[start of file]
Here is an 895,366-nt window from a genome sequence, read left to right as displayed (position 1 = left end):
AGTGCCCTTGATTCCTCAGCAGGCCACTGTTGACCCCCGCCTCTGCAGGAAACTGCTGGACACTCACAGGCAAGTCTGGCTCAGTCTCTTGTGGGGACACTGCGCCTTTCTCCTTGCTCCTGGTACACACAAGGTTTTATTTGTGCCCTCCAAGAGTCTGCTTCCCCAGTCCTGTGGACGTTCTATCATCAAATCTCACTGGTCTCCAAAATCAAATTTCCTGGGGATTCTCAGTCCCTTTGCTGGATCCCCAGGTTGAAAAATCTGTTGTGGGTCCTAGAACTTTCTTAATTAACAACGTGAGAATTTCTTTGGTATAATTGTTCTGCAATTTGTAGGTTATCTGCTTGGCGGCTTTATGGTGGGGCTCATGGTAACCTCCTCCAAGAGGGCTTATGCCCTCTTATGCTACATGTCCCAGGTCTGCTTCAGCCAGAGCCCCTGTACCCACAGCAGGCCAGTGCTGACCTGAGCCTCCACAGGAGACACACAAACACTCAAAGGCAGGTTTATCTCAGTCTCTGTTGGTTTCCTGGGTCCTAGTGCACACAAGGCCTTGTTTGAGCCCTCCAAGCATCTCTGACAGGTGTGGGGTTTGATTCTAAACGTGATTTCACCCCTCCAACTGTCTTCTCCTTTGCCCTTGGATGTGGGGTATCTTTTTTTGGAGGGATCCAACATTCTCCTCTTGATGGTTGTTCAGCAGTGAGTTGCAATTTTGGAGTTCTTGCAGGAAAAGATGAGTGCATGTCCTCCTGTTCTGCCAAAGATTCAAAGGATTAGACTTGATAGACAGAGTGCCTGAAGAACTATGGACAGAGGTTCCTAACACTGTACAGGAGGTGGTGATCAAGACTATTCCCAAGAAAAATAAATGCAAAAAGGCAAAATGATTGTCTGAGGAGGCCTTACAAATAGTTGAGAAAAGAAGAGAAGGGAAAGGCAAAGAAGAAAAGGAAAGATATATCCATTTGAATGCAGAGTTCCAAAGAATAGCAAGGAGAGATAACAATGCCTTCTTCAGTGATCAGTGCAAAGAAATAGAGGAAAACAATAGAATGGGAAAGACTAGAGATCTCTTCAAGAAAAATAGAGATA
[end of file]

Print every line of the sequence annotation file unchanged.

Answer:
Here is an 895,366-nt window from a genome sequence, read left to right as displayed (position 1 = left end):
AGTGCCCTTGATTCCTCAGCAGGCCACTGTTGACCCCCGCCTCTGCAGGAAACTGCTGGACACTCACAGGCAAGTCTGGCTCAGTCTCTTGTGGGGACACTGCGCCTTTCTCCTTGCTCCTGGTACACACAAGGTTTTATTTGTGCCCTCCAAGAGTCTGCTTCCCCAGTCCTGTGGACGTTCTATCATCAAATCTCACTGGTCTCCAAAATCAAATTTCCTGGGGATTCTCAGTCCCTTTGCTGGATCCCCAGGTTGAAAAATCTGTTGTGGGTCCTAGAACTTTCTTAATTAACAACGTGAGAATTTCTTTGGTATAATTGTTCTGCAATTTGTAGGTTATCTGCTTGGCGGCTTTATGGTGGGGCTCATGGTAACCTCCTCCAAGAGGGCTTATGCCCTCTTATGCTACATGTCCCAGGTCTGCTTCAGCCAGAGCCCCTGTACCCACAGCAGGCCAGTGCTGACCTGAGCCTCCACAGGAGACACACAAACACTCAAAGGCAGGTTTATCTCAGTCTCTGTTGGTTTCCTGGGTCCTAGTGCACACAAGGCCTTGTTTGAGCCCTCCAAGCATCTCTGACAGGTGTGGGGTTTGATTCTAAACGTGATTTCACCCCTCCAACTGTCTTCTCCTTTGCCCTTGGATGTGGGGTATCTTTTTTTGGAGGGATCCAACATTCTCCTCTTGATGGTTGTTCAGCAGTGAGTTGCAATTTTGGAGTTCTTGCAGGAAAAGATGAGTGCATGTCCTCCTGTTCTGCCAAAGATTCAAAGGATTAGACTTGATAGACAGAGTGCCTGAAGAACTATGGACAGAGGTTCCTAACACTGTACAGGAGGTGGTGATCAAGACTATTCCCAAGAAAAATAAATGCAAAAAGGCAAAATGATTGTCTGAGGAGGCCTTACAAATAGTTGAGAAAAGAAGAGAAGGGAAAGGCAAAGAAGAAAAGGAAAGATATATCCATTTGAATGCAGAGTTCCAAAGAATAGCAAGGAGAGATAACAATGCCTTCTTCAGTGATCAGTGCAAAGAAATAGAGGAAAACAATAGAATGGGAAAGACTAGAGATCTCTTCAAGAAAAATAGAGATA